March 7, 2021

ImageThird Sunday of Lent

Find Sunday’s lectionary readings and Bible study helps here.

Find Sunday’s bulletin here.

The Exodus scripture for Sunday is the first listing of the Ten Commandments.

Did you know?

Some scholars date the Ten Commandments between the 16th and 13th centuries BCE because Exodus and Deuteronomy connect the Ten Commandments with Moses and the Sinai Covenant between Yahweh and Israel.

Because they may be part of a summary of prophetic teachings, the Ten Commandments may have been written after the OT prophecies of Amos and Hosea (after 750 BCE) or even later.

The Ten Commandments contain little that was new to the ancient world and reflect a morality common to the ancient Middle East.  They are a description of the conditions accepted by the community of Israel in its relationship to Yahweh.

Britannica, The Editors of Encyclopaedia. “Ten Commandments”. Encyclopedia Britannica, 20 Nov. 2020, Accessed 6 March 2021.

Sunday February 7, 2021

cover imageFifth Sunday after Epiphany

Lectionary readings and Bible study are here.

Sunday’s bulletin is here.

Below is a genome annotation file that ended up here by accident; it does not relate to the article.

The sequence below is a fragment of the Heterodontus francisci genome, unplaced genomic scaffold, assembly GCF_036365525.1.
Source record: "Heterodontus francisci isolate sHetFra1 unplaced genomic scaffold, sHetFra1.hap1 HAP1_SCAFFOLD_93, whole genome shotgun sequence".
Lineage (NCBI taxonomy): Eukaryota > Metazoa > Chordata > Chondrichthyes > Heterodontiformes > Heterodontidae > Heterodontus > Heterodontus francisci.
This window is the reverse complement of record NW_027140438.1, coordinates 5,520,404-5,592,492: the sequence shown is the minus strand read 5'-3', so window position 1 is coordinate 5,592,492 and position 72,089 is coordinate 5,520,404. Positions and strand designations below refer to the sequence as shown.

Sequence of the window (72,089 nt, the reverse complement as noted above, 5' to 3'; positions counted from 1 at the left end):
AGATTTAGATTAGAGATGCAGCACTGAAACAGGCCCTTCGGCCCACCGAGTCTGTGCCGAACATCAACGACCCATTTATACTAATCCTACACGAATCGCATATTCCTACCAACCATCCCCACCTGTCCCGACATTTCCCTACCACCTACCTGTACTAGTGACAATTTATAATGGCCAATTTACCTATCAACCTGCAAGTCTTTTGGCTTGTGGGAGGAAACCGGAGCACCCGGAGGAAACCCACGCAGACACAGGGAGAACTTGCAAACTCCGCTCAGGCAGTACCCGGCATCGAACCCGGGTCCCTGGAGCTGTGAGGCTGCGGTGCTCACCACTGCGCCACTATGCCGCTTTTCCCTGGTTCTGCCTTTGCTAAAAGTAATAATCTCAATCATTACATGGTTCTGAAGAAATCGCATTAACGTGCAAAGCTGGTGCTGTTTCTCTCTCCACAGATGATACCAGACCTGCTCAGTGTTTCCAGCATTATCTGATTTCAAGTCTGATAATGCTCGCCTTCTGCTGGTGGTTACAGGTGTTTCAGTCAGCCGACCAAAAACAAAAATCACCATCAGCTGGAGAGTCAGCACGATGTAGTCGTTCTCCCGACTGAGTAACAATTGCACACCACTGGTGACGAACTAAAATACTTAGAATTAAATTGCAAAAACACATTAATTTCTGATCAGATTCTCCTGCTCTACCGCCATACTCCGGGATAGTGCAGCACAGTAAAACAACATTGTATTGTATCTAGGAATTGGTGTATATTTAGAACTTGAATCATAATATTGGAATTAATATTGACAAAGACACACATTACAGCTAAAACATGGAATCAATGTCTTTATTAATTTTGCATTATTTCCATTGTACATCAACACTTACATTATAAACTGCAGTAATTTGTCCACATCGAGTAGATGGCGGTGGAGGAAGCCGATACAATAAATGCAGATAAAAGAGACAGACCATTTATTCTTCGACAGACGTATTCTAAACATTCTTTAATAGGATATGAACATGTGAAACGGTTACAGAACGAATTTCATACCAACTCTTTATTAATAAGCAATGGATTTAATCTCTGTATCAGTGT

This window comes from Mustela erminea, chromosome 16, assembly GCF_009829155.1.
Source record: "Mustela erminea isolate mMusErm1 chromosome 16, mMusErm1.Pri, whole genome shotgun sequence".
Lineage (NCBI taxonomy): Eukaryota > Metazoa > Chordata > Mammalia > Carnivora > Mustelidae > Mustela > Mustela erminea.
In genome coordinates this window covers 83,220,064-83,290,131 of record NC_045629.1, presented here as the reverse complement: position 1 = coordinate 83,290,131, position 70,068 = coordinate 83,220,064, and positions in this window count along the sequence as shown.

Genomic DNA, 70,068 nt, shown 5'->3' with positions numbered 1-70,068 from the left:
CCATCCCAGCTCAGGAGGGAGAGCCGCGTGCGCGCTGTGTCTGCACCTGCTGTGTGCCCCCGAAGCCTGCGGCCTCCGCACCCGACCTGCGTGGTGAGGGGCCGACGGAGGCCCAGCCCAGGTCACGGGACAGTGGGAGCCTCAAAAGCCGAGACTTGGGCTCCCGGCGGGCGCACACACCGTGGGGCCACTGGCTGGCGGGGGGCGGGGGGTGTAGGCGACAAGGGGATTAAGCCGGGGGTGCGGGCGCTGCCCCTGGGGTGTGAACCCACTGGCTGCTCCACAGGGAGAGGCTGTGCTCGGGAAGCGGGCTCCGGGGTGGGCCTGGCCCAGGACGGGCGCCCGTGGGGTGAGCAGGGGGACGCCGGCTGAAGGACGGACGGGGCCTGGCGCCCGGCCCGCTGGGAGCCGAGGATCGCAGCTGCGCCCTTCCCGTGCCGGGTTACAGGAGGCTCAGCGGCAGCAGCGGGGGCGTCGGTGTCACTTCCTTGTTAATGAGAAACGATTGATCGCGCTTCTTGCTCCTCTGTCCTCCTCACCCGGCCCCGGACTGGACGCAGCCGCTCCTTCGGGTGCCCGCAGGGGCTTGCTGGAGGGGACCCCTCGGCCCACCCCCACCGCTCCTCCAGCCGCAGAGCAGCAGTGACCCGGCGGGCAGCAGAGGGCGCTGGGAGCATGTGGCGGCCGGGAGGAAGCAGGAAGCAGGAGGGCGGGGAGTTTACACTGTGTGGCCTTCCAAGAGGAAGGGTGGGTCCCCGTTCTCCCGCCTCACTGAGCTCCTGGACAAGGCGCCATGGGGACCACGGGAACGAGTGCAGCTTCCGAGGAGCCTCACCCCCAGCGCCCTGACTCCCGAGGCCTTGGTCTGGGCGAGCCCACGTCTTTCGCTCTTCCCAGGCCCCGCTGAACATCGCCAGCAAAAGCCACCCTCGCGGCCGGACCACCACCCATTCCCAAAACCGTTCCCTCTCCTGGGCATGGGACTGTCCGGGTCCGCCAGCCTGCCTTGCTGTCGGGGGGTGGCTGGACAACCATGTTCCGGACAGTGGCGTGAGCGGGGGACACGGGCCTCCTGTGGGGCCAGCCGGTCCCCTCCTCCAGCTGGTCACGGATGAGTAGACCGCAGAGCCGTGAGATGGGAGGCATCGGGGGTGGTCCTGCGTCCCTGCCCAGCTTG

Today’s reading from Isaiah is dated around the time of King Cyrus  the Great of Persia.  If you remember, King Cyrus gave the Jews permission to return to Palestine in 538 BCE.  According to Encyclopedia Britannica, Cyrus’s kingdom went from the Aegean Sea (between Greece and Turkey) eastward to the Indus River in Tibet. His successors conquered all of Asia Minor and Egypt.  From my atlas, here’s an overview of the area with the red marking the west (Aegean Sea) and east (Indus River) boundaries.  It helps to know that we now associate Persia with Iran.


Here’s some art work from the period.

This is Hercules doing his first of twelve “Labours.”

Heracles jar  Herakles

Here is a basilica located in Paestum Italy.                                                                             It precedes the Parthenon by 100 years.


Here’re are some Persian smiles.

Persian smiles   Look at the smiles on these faces.  It was thought that art depicting humans should show some kind of “sign of life,”  thus the smiles on these statues.  Later in classical Greece, sculptors figured out how to depict the human body with more human expression (signs of life), so the smiling faces disappeared.